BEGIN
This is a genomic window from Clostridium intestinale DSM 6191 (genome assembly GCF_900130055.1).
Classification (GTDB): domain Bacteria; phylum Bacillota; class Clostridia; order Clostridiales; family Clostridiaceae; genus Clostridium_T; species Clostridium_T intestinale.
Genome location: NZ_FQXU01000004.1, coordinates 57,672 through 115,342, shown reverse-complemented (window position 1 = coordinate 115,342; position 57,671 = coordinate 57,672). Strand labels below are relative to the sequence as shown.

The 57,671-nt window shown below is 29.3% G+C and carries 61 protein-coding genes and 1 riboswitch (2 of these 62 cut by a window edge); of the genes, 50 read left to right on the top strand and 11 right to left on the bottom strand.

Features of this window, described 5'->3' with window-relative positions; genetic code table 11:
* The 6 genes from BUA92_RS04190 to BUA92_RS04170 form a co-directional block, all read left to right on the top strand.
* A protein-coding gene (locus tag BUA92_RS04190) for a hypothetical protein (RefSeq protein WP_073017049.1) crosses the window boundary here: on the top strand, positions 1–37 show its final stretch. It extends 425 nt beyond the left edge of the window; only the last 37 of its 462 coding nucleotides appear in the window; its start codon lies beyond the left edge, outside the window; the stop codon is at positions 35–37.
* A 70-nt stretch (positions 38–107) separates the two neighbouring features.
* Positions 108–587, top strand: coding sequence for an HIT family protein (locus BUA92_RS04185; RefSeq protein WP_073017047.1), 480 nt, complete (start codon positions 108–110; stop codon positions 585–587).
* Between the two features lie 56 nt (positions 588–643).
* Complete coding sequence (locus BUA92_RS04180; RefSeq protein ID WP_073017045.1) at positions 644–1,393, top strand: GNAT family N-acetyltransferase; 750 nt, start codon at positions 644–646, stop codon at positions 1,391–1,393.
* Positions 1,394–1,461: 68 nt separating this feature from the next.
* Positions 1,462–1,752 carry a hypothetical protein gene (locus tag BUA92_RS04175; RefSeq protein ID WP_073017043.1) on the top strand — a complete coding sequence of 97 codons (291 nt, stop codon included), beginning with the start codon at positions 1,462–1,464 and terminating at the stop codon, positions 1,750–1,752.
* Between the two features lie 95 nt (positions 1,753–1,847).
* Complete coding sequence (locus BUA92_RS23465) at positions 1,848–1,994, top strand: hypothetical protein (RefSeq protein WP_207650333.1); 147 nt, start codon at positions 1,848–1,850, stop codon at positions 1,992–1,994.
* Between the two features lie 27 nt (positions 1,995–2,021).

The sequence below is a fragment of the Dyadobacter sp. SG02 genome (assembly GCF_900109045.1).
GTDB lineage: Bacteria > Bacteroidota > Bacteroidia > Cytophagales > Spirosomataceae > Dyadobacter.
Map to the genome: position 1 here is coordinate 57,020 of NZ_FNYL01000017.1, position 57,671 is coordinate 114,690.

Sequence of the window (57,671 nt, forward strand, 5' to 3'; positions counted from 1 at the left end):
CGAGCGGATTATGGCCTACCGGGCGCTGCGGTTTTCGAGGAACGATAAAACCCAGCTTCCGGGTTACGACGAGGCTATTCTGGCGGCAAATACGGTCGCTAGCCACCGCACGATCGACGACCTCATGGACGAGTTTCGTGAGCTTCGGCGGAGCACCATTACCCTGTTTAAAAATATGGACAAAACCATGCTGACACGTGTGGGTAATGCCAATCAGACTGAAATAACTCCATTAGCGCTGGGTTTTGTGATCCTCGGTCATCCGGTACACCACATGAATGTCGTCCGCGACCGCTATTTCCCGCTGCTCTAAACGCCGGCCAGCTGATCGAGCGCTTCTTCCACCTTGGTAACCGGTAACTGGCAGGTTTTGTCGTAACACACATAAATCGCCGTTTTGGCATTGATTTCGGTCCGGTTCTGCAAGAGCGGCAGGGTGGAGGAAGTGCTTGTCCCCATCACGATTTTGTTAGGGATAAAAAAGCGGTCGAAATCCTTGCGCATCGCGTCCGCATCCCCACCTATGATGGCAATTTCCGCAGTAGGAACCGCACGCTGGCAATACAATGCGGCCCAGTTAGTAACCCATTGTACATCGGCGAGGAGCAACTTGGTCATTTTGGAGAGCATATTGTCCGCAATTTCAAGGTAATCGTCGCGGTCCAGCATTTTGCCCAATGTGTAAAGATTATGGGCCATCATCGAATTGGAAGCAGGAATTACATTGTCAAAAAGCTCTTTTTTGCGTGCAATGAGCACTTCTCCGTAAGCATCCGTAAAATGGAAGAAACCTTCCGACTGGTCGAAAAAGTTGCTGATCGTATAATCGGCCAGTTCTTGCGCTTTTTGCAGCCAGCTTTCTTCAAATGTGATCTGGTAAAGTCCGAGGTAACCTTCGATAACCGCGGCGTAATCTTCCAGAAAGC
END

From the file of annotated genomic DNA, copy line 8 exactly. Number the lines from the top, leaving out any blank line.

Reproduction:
* A 70-nt stretch (positions 38–107) separates the two neighbouring features.